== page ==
By Dc Tom Cuskey | Editor
It’s a beginning, not an end.
In his remarks at the March for Life held in January in Syracuse, James Salamy, the coordinator for public policy for the Catholic Advocacy Network, told the crowd assembled that the anticipated reversal of Roe v. Wade would not mean the end of the fight but the renewal of the cause at the state level.
“We give thanks to God for the Supreme Court ruling and we give thanks to everybody, who for 49-plus years … have been advocating for the right to life,” Salamy told The Catholic Sun this week. He adds that the effort in New York State has been going on even longer. “As much as this is a moment of great rejoicing nationally, and in many states, lives will be saved, here in New York we still have our work cut out for us.”
In 2019 New York State passed the Reproductive Health Act which legalized abortion up to the moment of birth. Salamy says legislators “wanted to codify into law” abortion rights in the event the landmark court case would be overturned. The act and other bills were passed to protect providers and people seeking abortions, including those from other states. “That’s going to be a real reality in this state,” Salamy adds. “Not only do we have folks here who we need to support and counsel but now we will have folks coming from other states because New York unfortunately has gone out of its way to encourage them.”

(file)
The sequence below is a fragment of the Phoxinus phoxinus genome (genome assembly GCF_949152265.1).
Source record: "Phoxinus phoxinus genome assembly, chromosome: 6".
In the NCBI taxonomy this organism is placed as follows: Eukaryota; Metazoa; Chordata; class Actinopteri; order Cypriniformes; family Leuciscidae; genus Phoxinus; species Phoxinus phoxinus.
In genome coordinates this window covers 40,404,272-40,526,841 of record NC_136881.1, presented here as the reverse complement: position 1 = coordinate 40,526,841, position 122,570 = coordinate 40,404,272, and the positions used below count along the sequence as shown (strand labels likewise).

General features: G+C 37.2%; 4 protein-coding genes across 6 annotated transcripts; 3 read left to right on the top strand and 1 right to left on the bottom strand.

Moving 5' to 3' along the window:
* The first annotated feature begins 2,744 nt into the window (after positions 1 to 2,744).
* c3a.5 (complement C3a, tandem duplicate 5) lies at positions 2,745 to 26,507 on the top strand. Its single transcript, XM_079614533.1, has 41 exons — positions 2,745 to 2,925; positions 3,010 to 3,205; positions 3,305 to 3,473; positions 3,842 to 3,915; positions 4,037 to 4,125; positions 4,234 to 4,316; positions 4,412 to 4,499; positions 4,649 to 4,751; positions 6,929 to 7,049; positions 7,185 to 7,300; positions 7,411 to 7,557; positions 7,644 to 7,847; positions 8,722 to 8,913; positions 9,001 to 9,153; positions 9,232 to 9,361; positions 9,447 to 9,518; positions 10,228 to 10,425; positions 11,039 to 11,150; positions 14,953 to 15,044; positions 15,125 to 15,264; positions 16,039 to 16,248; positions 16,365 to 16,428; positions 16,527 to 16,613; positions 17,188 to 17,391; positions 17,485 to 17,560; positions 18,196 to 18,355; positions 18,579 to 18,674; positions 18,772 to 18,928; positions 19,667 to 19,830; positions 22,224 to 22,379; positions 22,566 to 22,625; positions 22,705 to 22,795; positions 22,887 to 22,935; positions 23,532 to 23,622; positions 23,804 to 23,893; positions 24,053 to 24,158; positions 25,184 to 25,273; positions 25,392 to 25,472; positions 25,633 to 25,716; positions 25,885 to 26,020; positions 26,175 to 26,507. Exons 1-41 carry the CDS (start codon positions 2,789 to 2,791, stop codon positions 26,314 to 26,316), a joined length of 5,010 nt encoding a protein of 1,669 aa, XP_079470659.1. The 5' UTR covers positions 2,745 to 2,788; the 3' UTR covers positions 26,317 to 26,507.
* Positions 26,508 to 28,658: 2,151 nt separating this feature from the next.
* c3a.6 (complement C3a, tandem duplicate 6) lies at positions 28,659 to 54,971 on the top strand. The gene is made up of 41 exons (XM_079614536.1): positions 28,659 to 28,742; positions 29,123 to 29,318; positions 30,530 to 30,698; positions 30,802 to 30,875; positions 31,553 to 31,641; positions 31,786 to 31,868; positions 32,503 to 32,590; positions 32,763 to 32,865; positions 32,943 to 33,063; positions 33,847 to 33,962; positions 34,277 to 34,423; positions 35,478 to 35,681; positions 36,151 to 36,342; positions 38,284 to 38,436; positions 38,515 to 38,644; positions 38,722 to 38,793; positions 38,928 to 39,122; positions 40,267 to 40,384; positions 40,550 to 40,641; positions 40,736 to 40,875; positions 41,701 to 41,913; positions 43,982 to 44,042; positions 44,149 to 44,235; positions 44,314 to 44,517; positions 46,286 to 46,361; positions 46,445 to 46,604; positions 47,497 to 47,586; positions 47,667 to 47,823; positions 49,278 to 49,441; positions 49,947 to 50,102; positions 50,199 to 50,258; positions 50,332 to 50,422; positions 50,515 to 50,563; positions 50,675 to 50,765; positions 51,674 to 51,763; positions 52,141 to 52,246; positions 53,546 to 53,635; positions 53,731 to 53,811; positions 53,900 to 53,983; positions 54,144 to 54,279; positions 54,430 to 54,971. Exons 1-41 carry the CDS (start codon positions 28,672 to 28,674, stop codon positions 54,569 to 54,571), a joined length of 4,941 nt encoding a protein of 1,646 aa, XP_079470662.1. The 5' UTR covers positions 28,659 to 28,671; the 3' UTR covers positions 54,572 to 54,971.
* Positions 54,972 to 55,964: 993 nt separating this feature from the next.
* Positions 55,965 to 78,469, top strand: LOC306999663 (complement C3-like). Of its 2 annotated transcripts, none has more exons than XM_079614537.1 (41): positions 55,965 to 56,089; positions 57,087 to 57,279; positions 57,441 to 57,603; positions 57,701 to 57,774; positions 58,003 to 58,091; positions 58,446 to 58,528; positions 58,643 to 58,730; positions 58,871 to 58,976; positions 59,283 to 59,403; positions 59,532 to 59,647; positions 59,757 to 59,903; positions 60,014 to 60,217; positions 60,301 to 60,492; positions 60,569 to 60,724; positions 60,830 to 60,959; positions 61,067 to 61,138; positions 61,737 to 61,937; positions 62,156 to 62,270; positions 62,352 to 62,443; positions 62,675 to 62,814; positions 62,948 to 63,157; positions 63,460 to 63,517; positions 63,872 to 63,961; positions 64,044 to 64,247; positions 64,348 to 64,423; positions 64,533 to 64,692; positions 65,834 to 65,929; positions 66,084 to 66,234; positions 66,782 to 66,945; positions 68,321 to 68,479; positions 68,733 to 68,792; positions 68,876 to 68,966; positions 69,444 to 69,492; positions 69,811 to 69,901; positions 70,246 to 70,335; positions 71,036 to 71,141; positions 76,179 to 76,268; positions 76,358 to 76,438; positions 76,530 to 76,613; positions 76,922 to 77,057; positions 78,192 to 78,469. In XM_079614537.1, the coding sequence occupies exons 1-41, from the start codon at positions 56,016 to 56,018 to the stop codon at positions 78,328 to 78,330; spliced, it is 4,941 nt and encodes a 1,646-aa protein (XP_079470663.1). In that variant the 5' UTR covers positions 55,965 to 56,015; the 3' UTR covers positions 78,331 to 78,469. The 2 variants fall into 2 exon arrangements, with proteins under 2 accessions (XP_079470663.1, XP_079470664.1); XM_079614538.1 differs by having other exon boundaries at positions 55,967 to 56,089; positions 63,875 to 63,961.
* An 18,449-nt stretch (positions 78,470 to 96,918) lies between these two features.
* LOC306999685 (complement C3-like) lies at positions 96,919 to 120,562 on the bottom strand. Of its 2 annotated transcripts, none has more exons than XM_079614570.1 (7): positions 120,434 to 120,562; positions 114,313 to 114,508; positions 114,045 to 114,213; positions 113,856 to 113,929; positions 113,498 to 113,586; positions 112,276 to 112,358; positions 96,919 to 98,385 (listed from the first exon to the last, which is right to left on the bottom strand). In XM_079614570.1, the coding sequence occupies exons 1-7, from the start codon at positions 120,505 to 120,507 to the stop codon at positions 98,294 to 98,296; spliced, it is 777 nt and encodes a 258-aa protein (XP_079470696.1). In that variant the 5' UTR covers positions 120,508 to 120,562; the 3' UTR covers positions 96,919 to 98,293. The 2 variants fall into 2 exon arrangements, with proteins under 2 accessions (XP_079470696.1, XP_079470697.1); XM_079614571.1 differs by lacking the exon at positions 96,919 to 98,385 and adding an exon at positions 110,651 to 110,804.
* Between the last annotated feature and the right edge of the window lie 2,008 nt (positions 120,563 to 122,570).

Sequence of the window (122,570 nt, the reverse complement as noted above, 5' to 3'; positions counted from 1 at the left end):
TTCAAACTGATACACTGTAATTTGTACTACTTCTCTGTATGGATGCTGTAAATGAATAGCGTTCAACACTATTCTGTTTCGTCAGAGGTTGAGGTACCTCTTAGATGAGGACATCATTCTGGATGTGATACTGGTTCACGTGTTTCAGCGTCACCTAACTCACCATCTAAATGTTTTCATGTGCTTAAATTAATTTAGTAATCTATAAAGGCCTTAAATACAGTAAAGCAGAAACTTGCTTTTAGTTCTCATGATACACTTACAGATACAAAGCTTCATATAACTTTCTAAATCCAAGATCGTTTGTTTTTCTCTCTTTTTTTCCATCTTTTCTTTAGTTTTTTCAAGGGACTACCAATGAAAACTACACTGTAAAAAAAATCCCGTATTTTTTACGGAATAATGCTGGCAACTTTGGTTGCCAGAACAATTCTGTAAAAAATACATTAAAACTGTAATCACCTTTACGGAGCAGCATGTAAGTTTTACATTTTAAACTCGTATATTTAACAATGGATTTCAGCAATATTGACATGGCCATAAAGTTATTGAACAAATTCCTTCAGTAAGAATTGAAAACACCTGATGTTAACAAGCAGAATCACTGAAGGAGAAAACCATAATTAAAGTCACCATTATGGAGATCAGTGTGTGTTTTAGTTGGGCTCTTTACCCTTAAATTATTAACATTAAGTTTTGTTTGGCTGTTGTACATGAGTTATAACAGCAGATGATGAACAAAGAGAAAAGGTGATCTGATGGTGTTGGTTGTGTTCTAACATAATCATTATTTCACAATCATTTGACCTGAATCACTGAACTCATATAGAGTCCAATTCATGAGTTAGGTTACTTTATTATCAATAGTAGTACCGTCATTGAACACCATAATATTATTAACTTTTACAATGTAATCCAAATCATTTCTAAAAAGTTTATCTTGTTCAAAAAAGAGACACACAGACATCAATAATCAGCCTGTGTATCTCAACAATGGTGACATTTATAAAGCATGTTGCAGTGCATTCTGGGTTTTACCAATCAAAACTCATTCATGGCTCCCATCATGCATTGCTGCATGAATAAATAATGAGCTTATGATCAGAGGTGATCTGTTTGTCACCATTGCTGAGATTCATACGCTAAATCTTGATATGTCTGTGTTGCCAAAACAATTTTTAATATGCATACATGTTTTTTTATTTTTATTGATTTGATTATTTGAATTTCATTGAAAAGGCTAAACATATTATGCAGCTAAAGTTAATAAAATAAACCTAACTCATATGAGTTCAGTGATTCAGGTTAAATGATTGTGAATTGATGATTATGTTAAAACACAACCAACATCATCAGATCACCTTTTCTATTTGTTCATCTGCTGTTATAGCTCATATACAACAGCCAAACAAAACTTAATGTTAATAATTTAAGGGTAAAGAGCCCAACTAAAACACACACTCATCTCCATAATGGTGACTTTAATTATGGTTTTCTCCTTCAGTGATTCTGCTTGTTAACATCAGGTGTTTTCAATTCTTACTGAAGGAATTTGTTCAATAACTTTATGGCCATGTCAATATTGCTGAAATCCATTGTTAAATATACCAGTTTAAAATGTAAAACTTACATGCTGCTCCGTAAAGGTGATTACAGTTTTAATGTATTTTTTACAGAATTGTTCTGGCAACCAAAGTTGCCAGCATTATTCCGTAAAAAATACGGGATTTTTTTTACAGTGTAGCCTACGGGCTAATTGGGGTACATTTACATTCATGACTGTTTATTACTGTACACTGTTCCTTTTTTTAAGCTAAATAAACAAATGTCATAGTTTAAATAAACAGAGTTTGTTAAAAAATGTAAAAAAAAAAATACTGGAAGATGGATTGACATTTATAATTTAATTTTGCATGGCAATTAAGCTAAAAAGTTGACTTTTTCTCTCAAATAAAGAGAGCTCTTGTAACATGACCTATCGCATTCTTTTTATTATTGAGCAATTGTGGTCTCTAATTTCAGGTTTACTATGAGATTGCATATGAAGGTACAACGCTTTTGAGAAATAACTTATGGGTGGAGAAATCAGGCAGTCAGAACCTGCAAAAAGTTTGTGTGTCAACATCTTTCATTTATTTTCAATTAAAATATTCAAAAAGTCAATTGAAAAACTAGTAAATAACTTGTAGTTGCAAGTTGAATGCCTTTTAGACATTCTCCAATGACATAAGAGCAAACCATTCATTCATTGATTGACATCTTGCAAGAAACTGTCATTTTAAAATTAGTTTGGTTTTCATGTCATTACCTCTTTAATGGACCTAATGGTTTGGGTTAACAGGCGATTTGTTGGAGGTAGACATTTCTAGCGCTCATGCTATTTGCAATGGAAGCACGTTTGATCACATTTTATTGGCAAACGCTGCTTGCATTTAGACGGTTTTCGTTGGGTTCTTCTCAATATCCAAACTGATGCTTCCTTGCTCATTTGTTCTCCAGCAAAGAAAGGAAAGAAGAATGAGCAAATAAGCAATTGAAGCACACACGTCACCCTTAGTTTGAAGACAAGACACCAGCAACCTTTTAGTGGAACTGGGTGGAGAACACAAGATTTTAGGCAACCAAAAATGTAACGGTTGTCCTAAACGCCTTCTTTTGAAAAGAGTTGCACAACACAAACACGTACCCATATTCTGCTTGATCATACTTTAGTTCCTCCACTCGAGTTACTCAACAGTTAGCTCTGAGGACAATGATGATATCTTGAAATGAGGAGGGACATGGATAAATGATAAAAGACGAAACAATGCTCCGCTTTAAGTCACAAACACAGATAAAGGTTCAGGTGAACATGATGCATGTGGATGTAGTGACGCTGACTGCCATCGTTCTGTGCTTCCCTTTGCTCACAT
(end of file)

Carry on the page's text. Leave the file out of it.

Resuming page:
In recent days, a legislative effort has begun to amend the state constitution to further codify legal abortions, a process that could take two to three years to accomplish. With state government seemingly intent on preserving New York as an abortion haven, Salamy says we renew our fight against it with many of the same means that helped lead to the reversal of Roe V. Wade.
“First and foremost, is always pray. We need to pray for our elected officials, pray for our state. Pray for life, for a greater respect for human life.” He adds that we need “to pray for women who are pregnant, that God helps them to choose life, and also for healing for those who have had an abortion, that they may know God’s mercy and love.”
Salamy adds that the Church can be a source of strength and support for those who continue the effort to preserve life. “We’re here to stand with them … to be a place of healing and reconciliation and comfort for all.”
He also stresses that social action is needed on the part of those who support life. “Work! Work to support life, work to support women who are choosing to have their child. Work for a change of laws, work for an end to abortion in this state.” Salamy says support of social service agencies like Catholic Charities is also critical. “This helps mothers in the cause of life, in the dignity of life.”
While recognizing that New York is a difficult place to work for the protection of the unborn, we must “continue to have faith, to have hope. We must redouble our efforts and support our bishops.” Salamy says it is a personal responsibility to stay informed as to what is going on in our state as the efforts continue.
“We still have a lot to do in terms of prayer, advocacy and work in supporting women.”